In discussing building, a number of terms are bandied about which are often interchanged and mixed up. These include “master plan,” “statutory scheme plan” and “urban building scheme.”

Master plan – This is a policy statement that has no legal status and needs to be presented to legal bodies for approval. The master plan is prepared by the municipality. No resident input is required by law. But the Jerusalem Municipality is currently encouraging resident input as it prepares new master plans for Baka, Ginot Ha’ir, Gonenim, Kiryat Menahem and other neighborhoods.

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Statutory scheme plan – The legally approved master plan is known as the statutory scheme plan. This plan has force of law and generally deals with an entire neighborhood or area.


Urban building scheme – This is a local or zoning plan for a specific area. More limited than the scheme plan, it may deal with specific areas.

A statutory plan for an area is important. It is not just the municipality trying to make life difficult for residents. According to a Jerusalem planner who is working on the master plan for one of the city’s neighborhoods and who asked not to have his name used, a statutory plan “preserves historic buildings and neighborhoods.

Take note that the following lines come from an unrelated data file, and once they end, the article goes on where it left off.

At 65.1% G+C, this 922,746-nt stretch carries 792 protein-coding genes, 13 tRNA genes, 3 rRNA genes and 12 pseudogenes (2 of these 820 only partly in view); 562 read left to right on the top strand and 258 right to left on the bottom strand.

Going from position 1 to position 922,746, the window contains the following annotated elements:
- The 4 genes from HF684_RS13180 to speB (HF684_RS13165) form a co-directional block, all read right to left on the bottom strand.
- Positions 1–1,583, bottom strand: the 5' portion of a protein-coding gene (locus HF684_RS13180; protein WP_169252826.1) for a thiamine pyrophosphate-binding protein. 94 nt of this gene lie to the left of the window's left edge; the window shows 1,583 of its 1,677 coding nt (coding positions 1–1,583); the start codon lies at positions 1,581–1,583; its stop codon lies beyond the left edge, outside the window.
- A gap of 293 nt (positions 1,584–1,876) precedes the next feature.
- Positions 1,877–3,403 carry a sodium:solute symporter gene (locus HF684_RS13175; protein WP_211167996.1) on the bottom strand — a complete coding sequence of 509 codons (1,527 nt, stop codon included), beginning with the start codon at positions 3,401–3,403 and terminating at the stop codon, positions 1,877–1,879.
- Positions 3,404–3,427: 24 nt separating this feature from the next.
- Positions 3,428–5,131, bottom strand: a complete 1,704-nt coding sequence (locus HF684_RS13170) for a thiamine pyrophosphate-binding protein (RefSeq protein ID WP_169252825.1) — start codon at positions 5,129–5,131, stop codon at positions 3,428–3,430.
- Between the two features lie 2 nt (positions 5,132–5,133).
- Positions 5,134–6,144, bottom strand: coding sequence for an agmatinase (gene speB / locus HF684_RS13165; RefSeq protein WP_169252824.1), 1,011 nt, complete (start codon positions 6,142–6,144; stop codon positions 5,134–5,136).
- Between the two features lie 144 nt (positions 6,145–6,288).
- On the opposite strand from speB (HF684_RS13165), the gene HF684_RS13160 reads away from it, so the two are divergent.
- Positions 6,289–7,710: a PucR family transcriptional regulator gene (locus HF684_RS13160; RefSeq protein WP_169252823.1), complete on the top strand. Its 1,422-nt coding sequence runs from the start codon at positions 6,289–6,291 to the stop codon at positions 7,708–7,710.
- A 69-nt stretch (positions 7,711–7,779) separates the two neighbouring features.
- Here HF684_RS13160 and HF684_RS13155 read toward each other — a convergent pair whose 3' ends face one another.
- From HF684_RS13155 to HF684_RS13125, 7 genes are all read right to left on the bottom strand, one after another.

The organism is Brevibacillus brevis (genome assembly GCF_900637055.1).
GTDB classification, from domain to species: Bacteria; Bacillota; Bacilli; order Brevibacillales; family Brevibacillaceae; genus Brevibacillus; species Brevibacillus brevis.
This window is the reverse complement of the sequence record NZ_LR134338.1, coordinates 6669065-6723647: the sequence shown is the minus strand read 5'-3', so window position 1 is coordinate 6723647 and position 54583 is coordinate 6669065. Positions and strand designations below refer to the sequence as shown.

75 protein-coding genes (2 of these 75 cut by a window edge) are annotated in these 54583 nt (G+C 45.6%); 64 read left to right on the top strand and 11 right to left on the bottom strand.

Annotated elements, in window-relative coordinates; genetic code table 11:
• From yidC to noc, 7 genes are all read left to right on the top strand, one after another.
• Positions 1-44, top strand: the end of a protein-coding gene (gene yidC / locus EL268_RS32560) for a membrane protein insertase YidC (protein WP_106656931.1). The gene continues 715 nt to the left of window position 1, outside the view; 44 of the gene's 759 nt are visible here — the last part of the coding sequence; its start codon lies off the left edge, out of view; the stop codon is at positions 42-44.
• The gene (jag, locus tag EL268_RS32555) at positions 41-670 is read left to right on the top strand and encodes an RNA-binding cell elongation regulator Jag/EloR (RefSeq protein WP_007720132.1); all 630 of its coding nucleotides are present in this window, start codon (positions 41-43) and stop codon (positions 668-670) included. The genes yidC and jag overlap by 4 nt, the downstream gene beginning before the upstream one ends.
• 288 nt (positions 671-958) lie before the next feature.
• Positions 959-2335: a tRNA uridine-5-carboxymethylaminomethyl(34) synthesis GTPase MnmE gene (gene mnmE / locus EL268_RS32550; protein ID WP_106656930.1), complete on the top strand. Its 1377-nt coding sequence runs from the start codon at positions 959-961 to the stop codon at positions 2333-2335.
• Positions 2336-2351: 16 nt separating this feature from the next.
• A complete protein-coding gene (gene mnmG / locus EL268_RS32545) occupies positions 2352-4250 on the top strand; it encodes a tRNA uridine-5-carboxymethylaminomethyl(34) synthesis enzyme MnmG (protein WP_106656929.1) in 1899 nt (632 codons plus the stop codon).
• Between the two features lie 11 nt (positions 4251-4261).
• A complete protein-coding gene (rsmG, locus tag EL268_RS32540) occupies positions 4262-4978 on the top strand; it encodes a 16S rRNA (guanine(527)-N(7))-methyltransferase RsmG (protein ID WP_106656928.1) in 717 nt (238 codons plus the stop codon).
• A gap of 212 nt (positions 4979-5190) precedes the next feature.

It provides for open and green areas, public areas, parking, etc. It regulates the percentage of building on plots and the maximum height of buildings in the area, thereby helping to preserve the character of a neighborhood and allow for light and air. It also regulates whether one can have commercial, residential, institutional or industrial property or a mixture on a specific of street or area.

And a statutory plan provides peace of mind to residents. It enables them to know what is allowed and what is not, while still providing a framework in which they can change specific points if needed.”
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